We are keeping it fresh this month and breathing deeply as Sara Whatley explores the benefits of fresh air
It couldn’t be simpler, more readily available or cheaper and yet be such a powerful element in our health and wellbeing quest. What am I talking about? Fresh air.
Fresh air benefits our bodies in a number of ways. It clears our lungs, replenishes our blood with fresh oxygen and leaves us feeling energised and alert. All that fresh oxygen in our bloodstreams, in turn it helps our bodies to function at their peak and aids digestion, our natural immunity, heart health, our mental wellbeing and much more.
Increasing our fresh air intake goes hand in hand with getting outside and into nature more frequently; walking, running, playing outdoor sports and games, or seeking stillness in the calm of the natural world. In the 1980s in Japan there emerged an exercise called ‘shinrin-yoku’ or ‘forest bathing’. This exercise has now been adopted the world over and simply involves immersing yourself in the forest and just being in nature. It was originally devised to de-frazzle the burnt-out tech boom generation, and to help build an appreciation of the forests, but many people now use forest bathing to aid their own mental and physical wellbeing and help with depression and anxiety, overwhelm and screen fatigue.
Spending time in forests, woodlands, in the company of trees and other natural environments away from pollutants will not only calm the nerves but can also help to improve blood pressure and heart rate. Stop, close your eyes, tune into the environment around you and take some deep breaths. Beautiful.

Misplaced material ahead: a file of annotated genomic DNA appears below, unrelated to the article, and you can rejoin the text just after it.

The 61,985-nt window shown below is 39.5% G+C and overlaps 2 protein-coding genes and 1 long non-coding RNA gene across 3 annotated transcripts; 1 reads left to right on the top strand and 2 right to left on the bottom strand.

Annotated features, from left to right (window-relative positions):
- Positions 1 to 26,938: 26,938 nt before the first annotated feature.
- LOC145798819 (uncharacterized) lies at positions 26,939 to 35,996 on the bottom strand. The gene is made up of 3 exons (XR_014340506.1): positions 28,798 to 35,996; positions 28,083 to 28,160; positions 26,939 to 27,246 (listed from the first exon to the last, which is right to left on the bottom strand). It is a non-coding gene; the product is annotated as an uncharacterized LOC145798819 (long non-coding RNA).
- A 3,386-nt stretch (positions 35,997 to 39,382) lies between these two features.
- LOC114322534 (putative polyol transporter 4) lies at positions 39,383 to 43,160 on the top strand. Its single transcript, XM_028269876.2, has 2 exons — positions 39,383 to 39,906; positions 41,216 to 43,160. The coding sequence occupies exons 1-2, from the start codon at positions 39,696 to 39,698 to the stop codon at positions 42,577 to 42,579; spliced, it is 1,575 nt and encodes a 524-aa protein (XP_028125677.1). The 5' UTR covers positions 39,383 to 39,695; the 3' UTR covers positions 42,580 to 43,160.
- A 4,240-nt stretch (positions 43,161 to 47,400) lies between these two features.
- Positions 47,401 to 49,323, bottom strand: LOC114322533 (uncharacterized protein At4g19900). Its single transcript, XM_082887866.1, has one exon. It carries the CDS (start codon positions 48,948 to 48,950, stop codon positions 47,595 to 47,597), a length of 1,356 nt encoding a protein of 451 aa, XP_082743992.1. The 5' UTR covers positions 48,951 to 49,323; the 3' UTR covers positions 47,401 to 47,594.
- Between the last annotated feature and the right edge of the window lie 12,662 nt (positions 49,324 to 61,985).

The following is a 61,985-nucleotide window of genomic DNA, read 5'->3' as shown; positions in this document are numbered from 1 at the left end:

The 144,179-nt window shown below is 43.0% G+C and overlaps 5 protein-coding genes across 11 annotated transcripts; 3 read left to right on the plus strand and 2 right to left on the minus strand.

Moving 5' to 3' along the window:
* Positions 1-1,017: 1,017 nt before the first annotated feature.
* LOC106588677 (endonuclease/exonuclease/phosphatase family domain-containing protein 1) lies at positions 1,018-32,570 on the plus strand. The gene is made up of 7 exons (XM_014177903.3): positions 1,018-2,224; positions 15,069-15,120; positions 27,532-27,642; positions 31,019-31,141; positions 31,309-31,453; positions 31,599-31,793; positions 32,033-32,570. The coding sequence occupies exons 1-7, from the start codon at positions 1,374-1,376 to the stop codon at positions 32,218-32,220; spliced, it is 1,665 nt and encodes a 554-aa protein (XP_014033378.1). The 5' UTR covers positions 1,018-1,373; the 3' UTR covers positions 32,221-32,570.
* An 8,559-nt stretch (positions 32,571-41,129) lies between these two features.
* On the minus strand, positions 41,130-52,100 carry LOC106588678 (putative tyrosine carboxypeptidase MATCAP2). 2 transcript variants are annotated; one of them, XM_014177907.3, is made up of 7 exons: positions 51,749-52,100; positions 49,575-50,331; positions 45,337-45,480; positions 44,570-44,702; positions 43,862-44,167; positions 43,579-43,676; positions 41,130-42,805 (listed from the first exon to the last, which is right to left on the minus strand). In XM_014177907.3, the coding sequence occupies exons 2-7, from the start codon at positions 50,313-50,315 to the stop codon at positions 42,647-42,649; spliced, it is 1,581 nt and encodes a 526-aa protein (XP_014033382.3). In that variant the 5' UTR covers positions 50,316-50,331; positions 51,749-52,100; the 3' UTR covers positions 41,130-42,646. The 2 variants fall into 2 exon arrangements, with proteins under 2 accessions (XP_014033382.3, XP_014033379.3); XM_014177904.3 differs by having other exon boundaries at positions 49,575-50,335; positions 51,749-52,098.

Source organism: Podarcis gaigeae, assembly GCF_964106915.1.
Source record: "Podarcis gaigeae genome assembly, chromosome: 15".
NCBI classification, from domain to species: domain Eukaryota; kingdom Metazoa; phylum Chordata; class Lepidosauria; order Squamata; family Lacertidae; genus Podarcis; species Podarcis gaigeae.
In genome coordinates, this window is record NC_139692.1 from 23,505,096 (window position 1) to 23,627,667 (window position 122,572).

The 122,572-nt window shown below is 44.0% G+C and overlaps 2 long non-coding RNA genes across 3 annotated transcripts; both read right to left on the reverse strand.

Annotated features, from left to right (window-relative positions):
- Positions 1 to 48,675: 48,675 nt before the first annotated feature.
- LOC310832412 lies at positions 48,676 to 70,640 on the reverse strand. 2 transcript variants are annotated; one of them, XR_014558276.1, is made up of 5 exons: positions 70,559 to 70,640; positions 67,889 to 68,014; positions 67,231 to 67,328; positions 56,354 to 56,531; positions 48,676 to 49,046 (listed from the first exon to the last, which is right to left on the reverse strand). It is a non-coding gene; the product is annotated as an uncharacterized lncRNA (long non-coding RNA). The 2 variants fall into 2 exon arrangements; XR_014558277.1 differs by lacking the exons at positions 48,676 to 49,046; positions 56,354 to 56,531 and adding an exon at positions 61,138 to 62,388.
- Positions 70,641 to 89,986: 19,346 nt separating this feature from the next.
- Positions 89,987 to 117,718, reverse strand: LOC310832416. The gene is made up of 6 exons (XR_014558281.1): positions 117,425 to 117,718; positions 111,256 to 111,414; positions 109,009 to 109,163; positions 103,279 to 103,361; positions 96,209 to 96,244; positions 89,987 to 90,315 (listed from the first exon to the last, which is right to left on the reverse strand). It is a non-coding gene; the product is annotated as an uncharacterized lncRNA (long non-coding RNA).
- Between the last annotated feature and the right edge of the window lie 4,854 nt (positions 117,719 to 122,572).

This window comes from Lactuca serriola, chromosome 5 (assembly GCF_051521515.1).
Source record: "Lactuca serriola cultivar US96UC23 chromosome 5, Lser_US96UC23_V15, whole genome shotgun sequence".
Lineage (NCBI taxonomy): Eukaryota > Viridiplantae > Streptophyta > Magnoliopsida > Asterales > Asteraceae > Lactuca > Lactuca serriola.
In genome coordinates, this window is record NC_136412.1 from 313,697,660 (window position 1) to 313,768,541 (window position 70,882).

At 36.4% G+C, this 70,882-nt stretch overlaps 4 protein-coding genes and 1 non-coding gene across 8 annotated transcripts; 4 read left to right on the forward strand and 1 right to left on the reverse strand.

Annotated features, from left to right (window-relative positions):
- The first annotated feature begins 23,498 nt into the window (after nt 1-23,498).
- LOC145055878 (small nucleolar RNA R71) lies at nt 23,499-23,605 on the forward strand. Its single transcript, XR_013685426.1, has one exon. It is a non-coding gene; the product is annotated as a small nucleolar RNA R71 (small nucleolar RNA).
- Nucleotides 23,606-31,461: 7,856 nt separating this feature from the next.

It may be a simple picnic or trip to the park after school. It might be a coastal hike or switching the indoor gym to the outdoor one. It might be sitting in the garden with a cup of tea. It might be wild swimming, tai chi in the park – whatever you chose it all counts to filling up on the wonders of fresh air.
I have noticed a fractious atmosphere indoors with my two young children can be altered immediately by going into the garden. It may be the distraction of something new but generally children thrive outdoors, happy in the fresh air, mud and space. A good afternoon in the park will see my kids to a hearty dinner and a good night’s sleep.
The variable British weather can put a bit of a downer on enjoying the great outdoors, but go prepared and there is life affirming satisfaction to be had feeling the rush of wind hurtling inland off a stormy sea (from a safe distance of course) or jumping in puddles in the rain with little ones – they never mind what the weather does!
It’s what we as humans innately know; time spent in nature and fresh air is good for us. Let’s breathe.